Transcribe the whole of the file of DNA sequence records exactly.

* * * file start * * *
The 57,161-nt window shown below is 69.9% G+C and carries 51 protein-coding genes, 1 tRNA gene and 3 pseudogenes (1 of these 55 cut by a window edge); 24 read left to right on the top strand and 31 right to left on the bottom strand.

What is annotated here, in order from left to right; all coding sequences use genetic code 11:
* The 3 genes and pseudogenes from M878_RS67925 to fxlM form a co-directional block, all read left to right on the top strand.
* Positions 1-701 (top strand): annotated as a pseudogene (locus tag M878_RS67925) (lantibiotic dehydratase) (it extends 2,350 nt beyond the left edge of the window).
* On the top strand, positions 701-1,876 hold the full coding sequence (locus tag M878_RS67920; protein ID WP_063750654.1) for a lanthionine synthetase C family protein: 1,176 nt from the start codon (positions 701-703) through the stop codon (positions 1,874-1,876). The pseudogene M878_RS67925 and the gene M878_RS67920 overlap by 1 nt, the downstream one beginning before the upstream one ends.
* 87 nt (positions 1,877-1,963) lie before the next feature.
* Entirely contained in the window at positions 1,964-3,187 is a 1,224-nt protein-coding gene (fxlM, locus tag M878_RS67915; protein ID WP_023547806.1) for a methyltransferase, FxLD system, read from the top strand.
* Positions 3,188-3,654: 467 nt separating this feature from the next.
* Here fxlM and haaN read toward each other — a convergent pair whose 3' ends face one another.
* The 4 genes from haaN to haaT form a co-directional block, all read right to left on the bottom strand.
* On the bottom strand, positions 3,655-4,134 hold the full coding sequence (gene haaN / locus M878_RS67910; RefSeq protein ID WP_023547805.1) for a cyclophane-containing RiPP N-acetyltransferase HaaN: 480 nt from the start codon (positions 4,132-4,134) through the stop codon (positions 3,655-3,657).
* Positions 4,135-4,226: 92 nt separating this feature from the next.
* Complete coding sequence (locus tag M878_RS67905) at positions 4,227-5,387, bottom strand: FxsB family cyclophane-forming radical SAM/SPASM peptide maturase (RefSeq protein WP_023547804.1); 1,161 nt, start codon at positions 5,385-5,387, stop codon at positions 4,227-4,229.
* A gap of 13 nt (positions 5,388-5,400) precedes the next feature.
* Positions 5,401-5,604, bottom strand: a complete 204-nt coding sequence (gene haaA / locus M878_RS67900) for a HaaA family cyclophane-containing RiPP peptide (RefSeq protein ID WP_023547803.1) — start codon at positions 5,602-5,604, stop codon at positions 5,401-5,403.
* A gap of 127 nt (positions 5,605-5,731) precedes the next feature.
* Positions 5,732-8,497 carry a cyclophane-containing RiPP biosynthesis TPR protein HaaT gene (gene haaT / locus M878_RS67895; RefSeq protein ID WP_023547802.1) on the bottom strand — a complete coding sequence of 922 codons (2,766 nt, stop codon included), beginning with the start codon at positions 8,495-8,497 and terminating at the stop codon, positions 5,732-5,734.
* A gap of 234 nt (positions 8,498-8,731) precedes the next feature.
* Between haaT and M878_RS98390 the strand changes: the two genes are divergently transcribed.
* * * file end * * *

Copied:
The 57,161-nt window shown below is 69.9% G+C and carries 51 protein-coding genes, 1 tRNA gene and 3 pseudogenes (1 of these 55 cut by a window edge); 24 read left to right on the top strand and 31 right to left on the bottom strand.

What is annotated here, in order from left to right; all coding sequences use genetic code 11:
* The 3 genes and pseudogenes from M878_RS67925 to fxlM form a co-directional block, all read left to right on the top strand.
* Positions 1-701 (top strand): annotated as a pseudogene (locus tag M878_RS67925) (lantibiotic dehydratase) (it extends 2,350 nt beyond the left edge of the window).
* On the top strand, positions 701-1,876 hold the full coding sequence (locus tag M878_RS67920; protein ID WP_063750654.1) for a lanthionine synthetase C family protein: 1,176 nt from the start codon (positions 701-703) through the stop codon (positions 1,874-1,876). The pseudogene M878_RS67925 and the gene M878_RS67920 overlap by 1 nt, the downstream one beginning before the upstream one ends.
* 87 nt (positions 1,877-1,963) lie before the next feature.
* Entirely contained in the window at positions 1,964-3,187 is a 1,224-nt protein-coding gene (fxlM, locus tag M878_RS67915; protein ID WP_023547806.1) for a methyltransferase, FxLD system, read from the top strand.
* Positions 3,188-3,654: 467 nt separating this feature from the next.
* Here fxlM and haaN read toward each other — a convergent pair whose 3' ends face one another.
* The 4 genes from haaN to haaT form a co-directional block, all read right to left on the bottom strand.
* On the bottom strand, positions 3,655-4,134 hold the full coding sequence (gene haaN / locus M878_RS67910; RefSeq protein ID WP_023547805.1) for a cyclophane-containing RiPP N-acetyltransferase HaaN: 480 nt from the start codon (positions 4,132-4,134) through the stop codon (positions 3,655-3,657).
* Positions 4,135-4,226: 92 nt separating this feature from the next.
* Complete coding sequence (locus tag M878_RS67905) at positions 4,227-5,387, bottom strand: FxsB family cyclophane-forming radical SAM/SPASM peptide maturase (RefSeq protein WP_023547804.1); 1,161 nt, start codon at positions 5,385-5,387, stop codon at positions 4,227-4,229.
* A gap of 13 nt (positions 5,388-5,400) precedes the next feature.
* Positions 5,401-5,604, bottom strand: a complete 204-nt coding sequence (gene haaA / locus M878_RS67900) for a HaaA family cyclophane-containing RiPP peptide (RefSeq protein ID WP_023547803.1) — start codon at positions 5,602-5,604, stop codon at positions 5,401-5,403.
* A gap of 127 nt (positions 5,605-5,731) precedes the next feature.
* Positions 5,732-8,497 carry a cyclophane-containing RiPP biosynthesis TPR protein HaaT gene (gene haaT / locus M878_RS67895; RefSeq protein ID WP_023547802.1) on the bottom strand — a complete coding sequence of 922 codons (2,766 nt, stop codon included), beginning with the start codon at positions 8,495-8,497 and terminating at the stop codon, positions 5,732-5,734.
* A gap of 234 nt (positions 8,498-8,731) precedes the next feature.
* Between haaT and M878_RS98390 the strand changes: the two genes are divergently transcribed.